| Jennifer Doudna: The Promise and Peril of Gene Editing|
Geneticist Jennifer Doudna on the controversy about Crispr-Cas9, a technique that could potentially cure genetic diseases
Jennifer Doudna, a professor of chemistry and molecular biology at the University of California, Berkeley. Photo: Drew Kelly for The Wall Street Journal; Hair & makeup by Veronica Sjoen
March 11, 2016 2:33 p.m. ET
Geneticist Jennifer Doudna, 52, is waiting for the day when she reads about the first baby whose genes have been altered in a lab. “It’s only a matter of time,” says the professor of chemistry and molecular biology at the University of California, Berkeley—within the next 10 years, she thinks, or even sooner. The idea excites and worries her because she has been so deeply involved in the technology that would make it possible.
Called Crispr-Cas9, it is a way to edit DNA and potentially remove and replace genes for certain diseases, characteristics and capabilities. As scientists have become more comfortable with the technology, its reach has grown—as have ethical concerns about how it may be used.
In 2014, Chinese scientists successfully produced monkeys that had been genetically modified at the embryonic stage using Crispr-Cas9. And last year, another team of researchers in China published a paper about their experiments editing genes in human embryos. (The researchers tried but failed to repair a gene that causes a hereditary blood disease.) Last month, a U.K. regulatory group approved research using the technology on viable human embryos. Some scientists, including Dr. Doudna, have called for a moratorium on using Crispr and other gene-editing techniques to bring about any heritable genetic changes in humans.
UC Berkeley is in the midst of a patent battle over the technology’s invention, with billions of dollars at stake. In March 2013, Dr. Doudna and six other scientists filed a patent application with 155 claims related to Crispr-Cas9. In October of that year, scientist Feng Zhang of the Broad Institute and the Massachusetts Institute of Technology filed his own claims related to Crispr; his application was approved first. UC Berkeley contested his claims, and proceedings began last week at the federal Patent Trial and Appeal Board to determine who invented the technique first. The side that prevails could get all the rights to the technology.
“The Broad Institute looks forward to participating in this process as it provides an opportunity to bring clarity to the field,” said a spokesman.
Photo: Drew Kelly for The Wall Street Journal; Hair & makeup by Veronica Sjoen
Crispr stands for “clustered regularly interspaced short palindromic repeats”; Cas9 is the protein that makes the gene editing work. Basically, Cas9 helps to snip out a piece of DNA at any point in an organism—including, for instance, viral or faulty DNA—and then enables the cell to stitch the ends back together.
Dr. Doudna collaborated on her research with Emmanuelle Charpentier, a researcher now at the Max Planck Institute for Infection Biology in Berlin. Early on, she was excited by how efficient the technique was. One night, she went home to make dinner for her 13-year-old son and started laughing. “My son said, ‘What’s so funny?’ ” she remembers. “We have this crazy protein that they program to find and destroy viruses!” she told him. “It just struck me as so amazing that biology had come up with this.”
She and her colleagues published a paper about the technique in 2012 and then another in 2013, three weeks after Dr. Zhang published his own research. ( George Church, a geneticist at Harvard University, also published Crispr-Cas9 research at the same time.)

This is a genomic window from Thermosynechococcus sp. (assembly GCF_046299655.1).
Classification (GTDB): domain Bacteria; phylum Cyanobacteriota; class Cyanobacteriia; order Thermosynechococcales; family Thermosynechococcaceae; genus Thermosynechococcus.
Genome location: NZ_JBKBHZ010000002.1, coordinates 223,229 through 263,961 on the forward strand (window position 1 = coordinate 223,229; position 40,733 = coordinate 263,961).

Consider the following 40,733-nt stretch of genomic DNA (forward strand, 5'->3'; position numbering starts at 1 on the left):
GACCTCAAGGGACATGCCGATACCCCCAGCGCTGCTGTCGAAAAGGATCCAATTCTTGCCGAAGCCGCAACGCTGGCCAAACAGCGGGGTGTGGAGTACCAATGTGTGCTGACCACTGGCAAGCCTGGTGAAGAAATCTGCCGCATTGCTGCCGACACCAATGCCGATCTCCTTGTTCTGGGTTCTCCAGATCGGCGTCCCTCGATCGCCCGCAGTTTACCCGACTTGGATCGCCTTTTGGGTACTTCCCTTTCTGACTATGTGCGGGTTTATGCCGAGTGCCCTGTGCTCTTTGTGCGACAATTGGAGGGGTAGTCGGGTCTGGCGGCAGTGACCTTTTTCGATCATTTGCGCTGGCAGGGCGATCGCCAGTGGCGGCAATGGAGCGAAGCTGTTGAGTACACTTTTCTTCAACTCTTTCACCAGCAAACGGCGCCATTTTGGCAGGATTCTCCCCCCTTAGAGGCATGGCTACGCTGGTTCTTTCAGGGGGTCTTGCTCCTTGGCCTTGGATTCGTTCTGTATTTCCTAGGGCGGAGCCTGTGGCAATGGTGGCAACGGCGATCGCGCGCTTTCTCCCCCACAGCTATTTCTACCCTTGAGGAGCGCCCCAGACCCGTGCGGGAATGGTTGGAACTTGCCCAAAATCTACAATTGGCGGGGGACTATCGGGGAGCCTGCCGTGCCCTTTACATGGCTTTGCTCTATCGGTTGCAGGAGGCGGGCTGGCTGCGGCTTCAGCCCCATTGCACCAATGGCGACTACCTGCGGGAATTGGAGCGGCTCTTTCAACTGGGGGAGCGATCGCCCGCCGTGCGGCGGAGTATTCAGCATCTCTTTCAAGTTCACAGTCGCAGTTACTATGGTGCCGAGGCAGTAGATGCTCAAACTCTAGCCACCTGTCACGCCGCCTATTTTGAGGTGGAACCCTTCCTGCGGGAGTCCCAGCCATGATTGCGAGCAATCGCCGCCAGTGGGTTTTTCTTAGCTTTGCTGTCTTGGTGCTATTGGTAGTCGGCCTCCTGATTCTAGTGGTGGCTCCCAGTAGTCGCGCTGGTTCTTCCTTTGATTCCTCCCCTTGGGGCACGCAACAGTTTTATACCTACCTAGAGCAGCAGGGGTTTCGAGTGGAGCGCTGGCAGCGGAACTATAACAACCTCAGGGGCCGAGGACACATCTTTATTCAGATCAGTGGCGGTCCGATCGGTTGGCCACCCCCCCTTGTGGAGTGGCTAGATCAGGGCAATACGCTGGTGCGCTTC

Scientists have high hopes for a new gene-editing technology that could provide them with unprecedented power to rewrite the code of life. WSJ’s Monika Auger reports.
Growing up in Hilo, Hawaii, the daughter of two university professors, Dr. Doudna was always fascinated by the natural environment. She recalls wondering as a child, for instance, how science could explain the sky’s being blue. She went on to Pomona College in California, where she studied biochemistry. She is married to Jamie Cate, a biochemistry professor who is also at UC Berkeley.
For now, she thinks that scientists should hold off on editing genes in human embryos. Too much is still unknown about the long-term effects and its consequences, she says. “It should not proceed until we have a chance to understand better how the technology operates in those kinds of cells, as well as to provide time for societal consideration,” she says.
The ethical issues mainly center on the idea that people could edit genes in embryos to select for various heritable traits, from eye color to intelligence—uses that Dr. Doudna opposes.
She does support using the technology to cure genetic diseases such as cystic fibrosis and muscular dystrophy in adults and children. Less contentious are the technique’s agricultural applications, such as genetic editing to protect plants from fungal infections or to create drought and disease-resistant crops such as wheat or sorghum.
She hopes that Crispr—once it is fully tested—will eventually be as accepted as in vitro fertilization, which was also controversial when it was first introduced. “I wonder if over time people will get comfortable with the idea of human genome editing in embryos, at least if it were going to correct a mutation that would otherwise give rise to a debilitating lifetime disorder and maybe to even remove some kinds of debilitating bad diseases from the human genome completely,” she says.
As Dr. Doudna notes, the DNA modifications made to embryos could be transmitted to future generations. “It’s kind of a profound thing because if you really think about it,” she says, “it really means altering human evolution on some level.”